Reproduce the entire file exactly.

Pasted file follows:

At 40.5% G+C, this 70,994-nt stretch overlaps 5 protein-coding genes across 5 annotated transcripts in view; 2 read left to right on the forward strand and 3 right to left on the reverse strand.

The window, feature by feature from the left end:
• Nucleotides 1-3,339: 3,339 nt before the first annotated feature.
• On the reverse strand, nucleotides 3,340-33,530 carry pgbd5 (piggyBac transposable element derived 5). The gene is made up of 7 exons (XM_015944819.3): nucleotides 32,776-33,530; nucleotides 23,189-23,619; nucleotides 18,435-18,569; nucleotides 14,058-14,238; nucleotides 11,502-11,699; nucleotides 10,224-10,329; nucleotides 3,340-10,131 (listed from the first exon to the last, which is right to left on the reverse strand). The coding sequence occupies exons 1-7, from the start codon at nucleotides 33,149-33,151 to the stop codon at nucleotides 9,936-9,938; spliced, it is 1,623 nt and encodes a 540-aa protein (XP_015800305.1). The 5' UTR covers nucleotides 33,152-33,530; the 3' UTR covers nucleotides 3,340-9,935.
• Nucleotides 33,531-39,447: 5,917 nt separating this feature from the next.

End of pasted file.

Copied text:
At 40.5% G+C, this 70,994-nt stretch overlaps 5 protein-coding genes across 5 annotated transcripts in view; 2 read left to right on the forward strand and 3 right to left on the reverse strand.

The window, feature by feature from the left end:
• Nucleotides 1-3,339: 3,339 nt before the first annotated feature.
• On the reverse strand, nucleotides 3,340-33,530 carry pgbd5 (piggyBac transposable element derived 5). The gene is made up of 7 exons (XM_015944819.3): nucleotides 32,776-33,530; nucleotides 23,189-23,619; nucleotides 18,435-18,569; nucleotides 14,058-14,238; nucleotides 11,502-11,699; nucleotides 10,224-10,329; nucleotides 3,340-10,131 (listed from the first exon to the last, which is right to left on the reverse strand). The coding sequence occupies exons 1-7, from the start codon at nucleotides 33,149-33,151 to the stop codon at nucleotides 9,936-9,938; spliced, it is 1,623 nt and encodes a 540-aa protein (XP_015800305.1). The 5' UTR covers nucleotides 33,152-33,530; the 3' UTR covers nucleotides 3,340-9,935.
• Nucleotides 33,531-39,447: 5,917 nt separating this feature from the next.